Thursday, 21 March 2013

Mae Hong Son: Thailand's True North

Regular contributor John Borthwick admits he’s a sucker for old teak towns and mountain mists. No surprise that he loves Mae Hong Son in far north Thailand

With some 1864 bends on the tortuous route between Chiang Mai and Mae Hong Son, you need to be a resolute traveller to not hop off the bus at Pai, roughly mid-way. However, much of this once snoozy upcountry village has now gone to T-shirt racks and night market ruin.

If Pai is a Thai-dyed farang fusion town, then Mae Hong Son, farther west, is still a living, working Thai hill town. Mae Hong Son sits just beside the Burmese border in far northwestern Thailand – a place of wood-smoke and temples, hot springs and cold nights, ATMs and opticians. It has a dreaming-pool lake and an airstrip right in the middle of town, and only one traffic light.

Now, if only it had a beach and a strip of beer bars? Thank Buddha it does not. This is a walking town. Stroll around its lake that reflects the glittering spires of Wat Chong Klang and Wat Chong Kham by day and night. On every street you’ll pass a few surviving teak buildings — boxy, two-storied shop-houses whose venerable timbers seem alive with the tales of those who’ve lived within. These grand old dames make Mae Hong Son one of Thailand’s last “teak towns.” They don’t make them like this any more, the buildings, the teak or the towns.
Wat Doi Kong Mu
I hoof it up almost a thousand steps to where Wat Doi Kong Mu sits on a mountain overlooking the town, a marzipan castle of whitewashed pagodas and golden gee-gaws. From the summit you can look across to the hothouse jungle hills of Myanmar’s Shan state. Up here, the tiny Before Sunset Café has a sunny deck, shade parasols and fine local coffee that can cause you to linger over daydreams, tossing into the valley whatever plans you might have had for the rest of the day.

Many visitors join trekking tours in the surrounding mountains and hill-tribe villages. Most of these have been "sight-seen" for decades so don't expect too much anthropological virginity. However, there will be plenty of carvings and embroidery coming at you for sale.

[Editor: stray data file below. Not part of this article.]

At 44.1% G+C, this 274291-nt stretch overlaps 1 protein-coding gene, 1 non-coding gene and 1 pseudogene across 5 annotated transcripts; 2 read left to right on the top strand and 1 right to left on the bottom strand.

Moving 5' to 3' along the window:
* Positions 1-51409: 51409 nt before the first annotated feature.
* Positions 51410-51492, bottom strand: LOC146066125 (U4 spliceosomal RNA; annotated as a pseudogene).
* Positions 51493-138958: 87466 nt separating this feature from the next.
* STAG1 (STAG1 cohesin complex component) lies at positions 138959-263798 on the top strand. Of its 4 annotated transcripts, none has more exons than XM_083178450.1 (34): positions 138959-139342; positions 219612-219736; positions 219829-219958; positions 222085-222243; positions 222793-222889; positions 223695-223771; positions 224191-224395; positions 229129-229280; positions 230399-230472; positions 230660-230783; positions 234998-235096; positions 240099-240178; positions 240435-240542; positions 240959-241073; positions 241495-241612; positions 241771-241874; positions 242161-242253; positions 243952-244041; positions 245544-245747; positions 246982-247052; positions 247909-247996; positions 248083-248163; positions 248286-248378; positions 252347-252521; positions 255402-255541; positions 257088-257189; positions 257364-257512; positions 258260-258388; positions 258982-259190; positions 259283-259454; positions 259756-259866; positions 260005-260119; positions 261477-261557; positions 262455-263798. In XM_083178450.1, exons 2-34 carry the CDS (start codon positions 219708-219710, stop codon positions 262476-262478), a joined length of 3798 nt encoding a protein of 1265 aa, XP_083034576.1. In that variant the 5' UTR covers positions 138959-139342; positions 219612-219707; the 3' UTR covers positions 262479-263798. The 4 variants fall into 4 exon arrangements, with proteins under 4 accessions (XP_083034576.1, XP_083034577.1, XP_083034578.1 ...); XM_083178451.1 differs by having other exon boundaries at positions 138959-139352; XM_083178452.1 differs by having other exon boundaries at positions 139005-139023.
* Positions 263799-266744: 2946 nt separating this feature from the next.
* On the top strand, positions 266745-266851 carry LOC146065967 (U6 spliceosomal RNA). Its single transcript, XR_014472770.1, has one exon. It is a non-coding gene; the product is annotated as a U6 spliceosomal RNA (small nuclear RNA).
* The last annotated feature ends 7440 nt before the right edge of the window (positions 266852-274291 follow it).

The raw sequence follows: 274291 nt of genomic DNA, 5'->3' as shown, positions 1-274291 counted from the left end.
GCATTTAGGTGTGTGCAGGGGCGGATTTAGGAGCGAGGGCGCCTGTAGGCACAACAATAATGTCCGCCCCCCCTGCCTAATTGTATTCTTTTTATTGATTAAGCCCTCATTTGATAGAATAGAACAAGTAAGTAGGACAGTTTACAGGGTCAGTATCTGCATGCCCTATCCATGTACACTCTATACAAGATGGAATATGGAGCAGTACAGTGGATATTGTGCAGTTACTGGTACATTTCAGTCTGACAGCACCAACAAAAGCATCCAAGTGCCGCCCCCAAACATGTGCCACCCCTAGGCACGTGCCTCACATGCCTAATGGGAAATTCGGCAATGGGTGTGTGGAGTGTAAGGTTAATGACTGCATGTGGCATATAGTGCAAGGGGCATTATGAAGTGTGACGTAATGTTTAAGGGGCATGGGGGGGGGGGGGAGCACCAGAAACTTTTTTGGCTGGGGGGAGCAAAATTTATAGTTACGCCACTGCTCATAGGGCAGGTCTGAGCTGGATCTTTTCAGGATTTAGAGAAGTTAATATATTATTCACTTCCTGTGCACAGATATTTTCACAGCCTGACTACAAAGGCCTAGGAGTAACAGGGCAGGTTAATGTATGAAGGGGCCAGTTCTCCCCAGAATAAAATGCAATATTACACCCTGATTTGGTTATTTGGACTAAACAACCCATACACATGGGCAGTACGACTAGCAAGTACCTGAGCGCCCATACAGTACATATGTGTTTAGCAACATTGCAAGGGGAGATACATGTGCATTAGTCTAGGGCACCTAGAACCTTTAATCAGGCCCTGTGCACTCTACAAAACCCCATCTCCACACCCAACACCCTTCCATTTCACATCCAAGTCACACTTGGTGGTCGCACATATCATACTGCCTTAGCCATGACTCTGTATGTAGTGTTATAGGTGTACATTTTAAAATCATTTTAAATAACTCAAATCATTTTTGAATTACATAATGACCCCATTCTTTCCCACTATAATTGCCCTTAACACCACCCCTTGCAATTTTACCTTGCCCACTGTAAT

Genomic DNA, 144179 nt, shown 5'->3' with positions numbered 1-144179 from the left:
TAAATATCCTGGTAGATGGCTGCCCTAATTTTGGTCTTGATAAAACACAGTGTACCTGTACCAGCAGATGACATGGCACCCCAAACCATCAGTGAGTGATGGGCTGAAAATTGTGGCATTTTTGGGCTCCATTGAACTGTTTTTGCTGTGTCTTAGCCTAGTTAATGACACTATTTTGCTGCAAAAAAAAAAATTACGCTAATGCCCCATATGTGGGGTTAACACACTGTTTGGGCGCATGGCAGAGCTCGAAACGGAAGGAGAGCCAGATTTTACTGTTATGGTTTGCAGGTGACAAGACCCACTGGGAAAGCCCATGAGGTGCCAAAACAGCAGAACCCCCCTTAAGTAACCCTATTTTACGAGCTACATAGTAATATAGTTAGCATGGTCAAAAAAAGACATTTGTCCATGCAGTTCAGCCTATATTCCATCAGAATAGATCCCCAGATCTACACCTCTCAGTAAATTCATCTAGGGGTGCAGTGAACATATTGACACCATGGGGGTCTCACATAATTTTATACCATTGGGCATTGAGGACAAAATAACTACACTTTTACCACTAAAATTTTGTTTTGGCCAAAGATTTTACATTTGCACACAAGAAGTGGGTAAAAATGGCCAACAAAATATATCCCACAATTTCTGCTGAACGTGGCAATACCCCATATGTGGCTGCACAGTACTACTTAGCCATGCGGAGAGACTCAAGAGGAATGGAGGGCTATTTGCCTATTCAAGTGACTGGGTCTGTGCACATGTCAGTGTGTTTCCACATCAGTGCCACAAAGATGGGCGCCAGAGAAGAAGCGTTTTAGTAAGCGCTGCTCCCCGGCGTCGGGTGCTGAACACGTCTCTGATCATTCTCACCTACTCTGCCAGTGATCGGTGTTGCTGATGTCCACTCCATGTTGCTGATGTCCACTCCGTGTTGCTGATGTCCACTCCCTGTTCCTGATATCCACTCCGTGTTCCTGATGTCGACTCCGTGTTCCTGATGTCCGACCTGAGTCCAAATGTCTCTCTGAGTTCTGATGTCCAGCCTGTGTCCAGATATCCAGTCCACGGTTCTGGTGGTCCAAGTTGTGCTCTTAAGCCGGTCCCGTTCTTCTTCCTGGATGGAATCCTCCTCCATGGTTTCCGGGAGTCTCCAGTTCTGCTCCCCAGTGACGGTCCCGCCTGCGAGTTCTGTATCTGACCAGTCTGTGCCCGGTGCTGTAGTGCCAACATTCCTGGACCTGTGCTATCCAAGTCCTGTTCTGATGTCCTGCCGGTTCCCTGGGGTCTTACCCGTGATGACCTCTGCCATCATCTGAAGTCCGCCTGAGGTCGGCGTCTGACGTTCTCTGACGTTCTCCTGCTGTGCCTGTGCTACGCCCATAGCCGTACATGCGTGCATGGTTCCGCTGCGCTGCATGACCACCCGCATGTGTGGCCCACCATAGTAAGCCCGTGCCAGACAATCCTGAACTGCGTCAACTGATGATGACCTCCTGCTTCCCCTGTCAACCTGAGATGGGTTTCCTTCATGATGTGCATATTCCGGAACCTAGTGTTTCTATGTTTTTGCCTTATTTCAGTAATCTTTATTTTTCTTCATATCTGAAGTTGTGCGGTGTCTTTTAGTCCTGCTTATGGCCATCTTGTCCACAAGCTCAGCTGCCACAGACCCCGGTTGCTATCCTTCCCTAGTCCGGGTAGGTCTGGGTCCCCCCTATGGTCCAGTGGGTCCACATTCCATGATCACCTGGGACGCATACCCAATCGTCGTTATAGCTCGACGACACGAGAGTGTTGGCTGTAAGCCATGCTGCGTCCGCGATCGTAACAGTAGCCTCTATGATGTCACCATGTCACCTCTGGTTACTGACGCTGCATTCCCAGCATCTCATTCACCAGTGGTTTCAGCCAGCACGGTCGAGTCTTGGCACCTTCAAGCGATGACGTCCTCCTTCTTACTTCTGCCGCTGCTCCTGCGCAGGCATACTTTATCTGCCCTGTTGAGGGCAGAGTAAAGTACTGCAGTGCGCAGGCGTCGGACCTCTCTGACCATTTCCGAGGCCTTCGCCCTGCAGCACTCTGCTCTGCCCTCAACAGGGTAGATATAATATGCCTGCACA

Other visitors take the tour to nearby Huay Sua Thao village, there to rubberneck at the so-called Long-Necks, the famous Karen tribal women who wear multiple brass rings around their apparently elongated necks. (In fact, their shoulder and collarbones are depressed rather than their vertebrae being stretched.) Advertised crudely as “Giraffe Women”, it seems to me like a human freak show, so I skip it and go play in the mud.

Mae Hong Son is known as "the City of Three Mists," thanks to its fogs in winter, bushfire haze in summer and rainy mists in wet season. I see none of these, but instead find a fourth kind of vapour – clouds of steam rising off the mineral mud pools at Phuklon Mud Spa.

Two attendants paint me from head to toe in black mud (not a pretty sight), the starting point in an hour-long ritual that involves baking dry in the sun, being scrubbed with tamarind paste, immersed in mineral springs and finally anointed with lanoline. By the end of it I feel like a million bucks although it has cost me only $25.

I don’t want to leave lovely Mae Hong Son but when I must, it is by air. Leap-frogging those thousands of bends back to Chiang Mai in 25 painless minutes is indeed a lofty pleasure.

Getting the job done ... PICS: John Borthwick

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